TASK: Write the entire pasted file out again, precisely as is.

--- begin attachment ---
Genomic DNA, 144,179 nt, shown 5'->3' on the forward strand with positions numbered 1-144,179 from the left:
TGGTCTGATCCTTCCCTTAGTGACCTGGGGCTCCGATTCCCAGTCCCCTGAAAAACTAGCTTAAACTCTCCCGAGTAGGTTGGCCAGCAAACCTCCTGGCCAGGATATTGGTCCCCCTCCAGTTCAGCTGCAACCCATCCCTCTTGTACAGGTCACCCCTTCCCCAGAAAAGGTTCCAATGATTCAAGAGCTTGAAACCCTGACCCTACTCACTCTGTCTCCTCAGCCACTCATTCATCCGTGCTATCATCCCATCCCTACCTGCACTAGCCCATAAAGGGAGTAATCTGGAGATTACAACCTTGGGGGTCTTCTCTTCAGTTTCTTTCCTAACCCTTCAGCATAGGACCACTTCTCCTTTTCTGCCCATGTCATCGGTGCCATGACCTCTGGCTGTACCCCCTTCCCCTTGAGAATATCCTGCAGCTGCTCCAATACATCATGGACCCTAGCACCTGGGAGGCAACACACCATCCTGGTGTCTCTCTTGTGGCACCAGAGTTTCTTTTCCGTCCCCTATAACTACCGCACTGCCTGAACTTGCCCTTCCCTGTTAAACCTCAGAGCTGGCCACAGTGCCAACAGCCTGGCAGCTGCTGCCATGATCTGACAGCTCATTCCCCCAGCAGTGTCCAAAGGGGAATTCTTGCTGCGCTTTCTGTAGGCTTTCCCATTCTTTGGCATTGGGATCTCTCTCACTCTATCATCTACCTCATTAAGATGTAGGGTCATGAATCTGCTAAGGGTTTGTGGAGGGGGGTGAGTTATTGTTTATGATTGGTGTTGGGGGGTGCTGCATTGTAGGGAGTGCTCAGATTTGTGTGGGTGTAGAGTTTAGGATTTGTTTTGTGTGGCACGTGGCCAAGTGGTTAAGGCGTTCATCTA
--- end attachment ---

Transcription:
Genomic DNA, 144,179 nt, shown 5'->3' on the forward strand with positions numbered 1-144,179 from the left:
TGGTCTGATCCTTCCCTTAGTGACCTGGGGCTCCGATTCCCAGTCCCCTGAAAAACTAGCTTAAACTCTCCCGAGTAGGTTGGCCAGCAAACCTCCTGGCCAGGATATTGGTCCCCCTCCAGTTCAGCTGCAACCCATCCCTCTTGTACAGGTCACCCCTTCCCCAGAAAAGGTTCCAATGATTCAAGAGCTTGAAACCCTGACCCTACTCACTCTGTCTCCTCAGCCACTCATTCATCCGTGCTATCATCCCATCCCTACCTGCACTAGCCCATAAAGGGAGTAATCTGGAGATTACAACCTTGGGGGTCTTCTCTTCAGTTTCTTTCCTAACCCTTCAGCATAGGACCACTTCTCCTTTTCTGCCCATGTCATCGGTGCCATGACCTCTGGCTGTACCCCCTTCCCCTTGAGAATATCCTGCAGCTGCTCCAATACATCATGGACCCTAGCACCTGGGAGGCAACACACCATCCTGGTGTCTCTCTTGTGGCACCAGAGTTTCTTTTCCGTCCCCTATAACTACCGCACTGCCTGAACTTGCCCTTCCCTGTTAAACCTCAGAGCTGGCCACAGTGCCAACAGCCTGGCAGCTGCTGCCATGATCTGACAGCTCATTCCCCCAGCAGTGTCCAAAGGGGAATTCTTGCTGCGCTTTCTGTAGGCTTTCCCATTCTTTGGCATTGGGATCTCTCTCACTCTATCATCTACCTCATTAAGATGTAGGGTCATGAATCTGCTAAGGGTTTGTGGAGGGGGGTGAGTTATTGTTTATGATTGGTGTTGGGGGGTGCTGCATTGTAGGGAGTGCTCAGATTTGTGTGGGTGTAGAGTTTAGGATTTGTTTTGTGTGGCACGTGGCCAAGTGGTTAAGGCGTTCATCTA